South Georgia non-profits face more funding reductions -, South Georgia News, Weather, Sports

South Georgia non-profits face more funding reductions

By Len Kiese - bio | email

ALBANY, GA (WALB) - Non-profit groups already struggling during the recession got some devastating news Tuesday. The United Way of Southwest Georgia told its partner agencies they'll only get half the money they expected this year.

Donations are down and the United Way just can't fulfill the need. This is just more bad news for those agencies to deal with on already hard times. Besides donations, many rely on the United Way for supplemental funding.

The beds at 304 West Second Avenue are empty in the daytime but at night they're full of people looking for a little salvation. "Not just people who are homeless but anybody in the community who needs a meal," said Captain Doug McClure.

The Salvation Army in Albany continues to see more people seeking that help. "We've seen increases in the dining room. We've seen increases in the shelters and increases in our social services," said McClure.

A big chunk of financial assistance for the Salvation Army to provide that help comes from the United Way. Last year they were allocated $70,000. Now that funding could be cut to $35,000.

"We are dependent on those funds and we are dependent on those allocations from the United Way and how much that supports our program," said McClure, "Obviously any kind of reduction from any source of funding is going to be difficult."

The Sowega Council on Aging has the same concerns. Both the Meals on Wheels and Retired Seniors Volunteer Programs operate with the help of United Way money. "We think they're both great programs and we hate that funding is going to be cut through United Way," said Council Director Kay Hind.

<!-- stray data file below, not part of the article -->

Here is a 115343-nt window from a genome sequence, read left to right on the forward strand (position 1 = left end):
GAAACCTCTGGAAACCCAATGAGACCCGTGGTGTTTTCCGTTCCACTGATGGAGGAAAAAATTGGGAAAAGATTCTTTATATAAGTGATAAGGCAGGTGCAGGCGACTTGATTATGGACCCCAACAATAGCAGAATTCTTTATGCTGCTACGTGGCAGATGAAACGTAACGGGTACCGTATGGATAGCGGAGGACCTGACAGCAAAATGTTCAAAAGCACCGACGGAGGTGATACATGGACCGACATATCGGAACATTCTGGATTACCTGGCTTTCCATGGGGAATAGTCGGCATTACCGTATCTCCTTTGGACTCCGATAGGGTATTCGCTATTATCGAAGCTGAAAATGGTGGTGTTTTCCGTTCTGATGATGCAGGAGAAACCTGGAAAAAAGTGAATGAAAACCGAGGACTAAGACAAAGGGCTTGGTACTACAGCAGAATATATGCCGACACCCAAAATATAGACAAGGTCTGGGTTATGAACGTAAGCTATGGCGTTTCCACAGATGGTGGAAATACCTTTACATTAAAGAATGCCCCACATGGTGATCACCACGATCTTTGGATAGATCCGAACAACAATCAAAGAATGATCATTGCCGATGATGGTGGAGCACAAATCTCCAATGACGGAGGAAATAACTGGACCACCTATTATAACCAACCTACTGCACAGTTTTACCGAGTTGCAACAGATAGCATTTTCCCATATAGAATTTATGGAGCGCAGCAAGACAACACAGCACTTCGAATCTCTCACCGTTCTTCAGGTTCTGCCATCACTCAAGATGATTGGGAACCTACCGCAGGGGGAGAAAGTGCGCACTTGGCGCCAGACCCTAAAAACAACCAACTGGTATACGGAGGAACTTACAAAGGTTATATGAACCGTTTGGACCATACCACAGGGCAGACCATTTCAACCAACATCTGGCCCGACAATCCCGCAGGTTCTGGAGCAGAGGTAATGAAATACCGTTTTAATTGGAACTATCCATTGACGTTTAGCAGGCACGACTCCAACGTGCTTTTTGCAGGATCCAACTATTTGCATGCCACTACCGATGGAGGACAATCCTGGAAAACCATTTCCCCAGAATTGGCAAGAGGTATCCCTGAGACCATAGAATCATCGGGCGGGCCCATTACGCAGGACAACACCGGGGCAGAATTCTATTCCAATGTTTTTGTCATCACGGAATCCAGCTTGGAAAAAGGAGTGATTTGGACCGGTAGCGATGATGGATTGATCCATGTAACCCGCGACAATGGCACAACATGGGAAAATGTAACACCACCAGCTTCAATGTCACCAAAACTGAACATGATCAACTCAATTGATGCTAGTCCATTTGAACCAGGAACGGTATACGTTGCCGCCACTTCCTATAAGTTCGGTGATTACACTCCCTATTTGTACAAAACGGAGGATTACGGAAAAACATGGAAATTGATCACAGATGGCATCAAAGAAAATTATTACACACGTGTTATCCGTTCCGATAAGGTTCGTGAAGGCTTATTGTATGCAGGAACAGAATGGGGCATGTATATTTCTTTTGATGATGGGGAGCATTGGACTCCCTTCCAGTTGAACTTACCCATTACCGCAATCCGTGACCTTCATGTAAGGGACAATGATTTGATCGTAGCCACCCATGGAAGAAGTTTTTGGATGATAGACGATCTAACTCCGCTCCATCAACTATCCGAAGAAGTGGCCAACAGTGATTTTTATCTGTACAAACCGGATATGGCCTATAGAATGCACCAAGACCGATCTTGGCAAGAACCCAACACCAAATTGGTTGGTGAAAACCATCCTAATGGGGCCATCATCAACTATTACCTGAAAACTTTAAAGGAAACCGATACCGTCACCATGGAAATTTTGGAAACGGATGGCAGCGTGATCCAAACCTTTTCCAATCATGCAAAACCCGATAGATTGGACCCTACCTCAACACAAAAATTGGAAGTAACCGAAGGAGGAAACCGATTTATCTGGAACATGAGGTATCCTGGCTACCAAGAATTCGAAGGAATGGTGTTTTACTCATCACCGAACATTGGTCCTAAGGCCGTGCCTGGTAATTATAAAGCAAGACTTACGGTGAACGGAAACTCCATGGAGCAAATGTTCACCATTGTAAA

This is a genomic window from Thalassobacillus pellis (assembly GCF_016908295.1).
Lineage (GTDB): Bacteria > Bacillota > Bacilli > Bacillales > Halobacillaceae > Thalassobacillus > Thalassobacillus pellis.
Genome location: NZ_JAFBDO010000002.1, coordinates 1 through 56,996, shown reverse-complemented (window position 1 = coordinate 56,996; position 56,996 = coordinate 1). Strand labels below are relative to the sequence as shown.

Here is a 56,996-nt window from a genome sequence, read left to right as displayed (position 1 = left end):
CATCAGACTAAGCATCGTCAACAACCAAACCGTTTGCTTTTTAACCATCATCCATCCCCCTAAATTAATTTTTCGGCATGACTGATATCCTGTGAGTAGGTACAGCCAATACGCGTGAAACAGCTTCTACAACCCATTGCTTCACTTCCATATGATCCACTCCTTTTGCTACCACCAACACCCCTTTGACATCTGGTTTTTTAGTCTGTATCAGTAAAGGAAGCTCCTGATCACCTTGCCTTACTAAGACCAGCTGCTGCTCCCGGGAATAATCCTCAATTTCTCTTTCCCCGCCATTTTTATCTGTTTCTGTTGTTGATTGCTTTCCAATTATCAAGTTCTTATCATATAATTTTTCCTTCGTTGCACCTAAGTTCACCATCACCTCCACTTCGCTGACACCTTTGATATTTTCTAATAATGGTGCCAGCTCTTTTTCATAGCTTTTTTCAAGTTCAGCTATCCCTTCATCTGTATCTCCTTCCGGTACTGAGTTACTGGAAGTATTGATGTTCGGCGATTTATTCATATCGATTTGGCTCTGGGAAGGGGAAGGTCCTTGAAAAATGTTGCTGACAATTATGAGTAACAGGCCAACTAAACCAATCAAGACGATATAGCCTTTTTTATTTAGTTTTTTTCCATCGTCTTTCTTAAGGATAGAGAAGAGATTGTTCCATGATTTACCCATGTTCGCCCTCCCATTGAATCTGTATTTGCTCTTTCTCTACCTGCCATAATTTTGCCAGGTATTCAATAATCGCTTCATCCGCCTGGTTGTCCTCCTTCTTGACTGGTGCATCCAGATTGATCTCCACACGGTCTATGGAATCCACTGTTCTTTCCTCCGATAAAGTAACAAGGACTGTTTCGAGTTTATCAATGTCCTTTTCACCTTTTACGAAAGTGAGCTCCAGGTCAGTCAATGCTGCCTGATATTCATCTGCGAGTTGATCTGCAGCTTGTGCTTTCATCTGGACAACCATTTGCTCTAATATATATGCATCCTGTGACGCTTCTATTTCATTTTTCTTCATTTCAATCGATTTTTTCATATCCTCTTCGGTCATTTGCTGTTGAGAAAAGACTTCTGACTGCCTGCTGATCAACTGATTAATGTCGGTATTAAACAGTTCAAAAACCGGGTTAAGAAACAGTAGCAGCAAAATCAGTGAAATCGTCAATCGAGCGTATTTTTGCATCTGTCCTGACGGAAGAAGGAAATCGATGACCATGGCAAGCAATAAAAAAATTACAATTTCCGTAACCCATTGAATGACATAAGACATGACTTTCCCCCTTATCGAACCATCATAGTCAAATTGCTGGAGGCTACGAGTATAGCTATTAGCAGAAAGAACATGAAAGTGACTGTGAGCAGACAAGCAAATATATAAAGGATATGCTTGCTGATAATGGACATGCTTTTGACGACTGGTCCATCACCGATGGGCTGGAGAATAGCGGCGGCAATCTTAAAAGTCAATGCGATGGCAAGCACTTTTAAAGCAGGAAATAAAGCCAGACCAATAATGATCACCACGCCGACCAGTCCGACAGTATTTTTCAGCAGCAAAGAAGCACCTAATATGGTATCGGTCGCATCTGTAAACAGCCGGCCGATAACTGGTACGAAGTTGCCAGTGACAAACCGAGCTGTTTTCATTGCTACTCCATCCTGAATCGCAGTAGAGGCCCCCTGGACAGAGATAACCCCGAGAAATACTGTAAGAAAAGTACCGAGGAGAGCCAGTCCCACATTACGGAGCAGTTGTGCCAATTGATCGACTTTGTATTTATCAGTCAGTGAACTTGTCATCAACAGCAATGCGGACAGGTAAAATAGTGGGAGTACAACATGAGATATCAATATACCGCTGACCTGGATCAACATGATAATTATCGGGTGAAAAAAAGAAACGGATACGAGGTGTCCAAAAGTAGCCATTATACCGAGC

Meals on Wheels alone gets about $40,000 from United Way. "And if that's cut in half, that's a lot of meals," said Hind. The volunteer program gets about $20,000. "That's a very poor program. We barely have enough to operate and with this cut I'm not sure what we're going to do," said Hind.

But the United Way says they're struggling also. "Absolutely," said United Way of Southwest Georgia Director Dwayne Myles, "In the 2008 campaign, we took in approximately $400,000 less."

Since they're taking in less, their agencies will be affected. "We don't have a choice," said Myles. Myles says the backbone of their funding is workforce donations. With Cooper closing and Proctor and Gamble planning to lay off 300, it's only making those donations dwindle.

"In the past we've been able to rely heavily on our employees but with everyone reducing their workforce, it changes the whole game," said Myles. It's a game that will cause agencies like the Salvation Army to pull resources elsewhere.

"I have an income balance called faith. I have not only faith in my Lord Jesus Christ but faith in the people here in Albany that they will see the need and step up and we've seen that in all these years," said McClure. In all these years, this one is turning out to be the worst.

Myles says there's no way around it. This year is going to be tough but he's optimistic they'll get through it. He says they're going to have to come up with new ways to diversify their fundraising efforts.

The new fiscal year begins July 1st. Agencies say they were told they'd get half of their lower allocation then, followed by the rest six months later.


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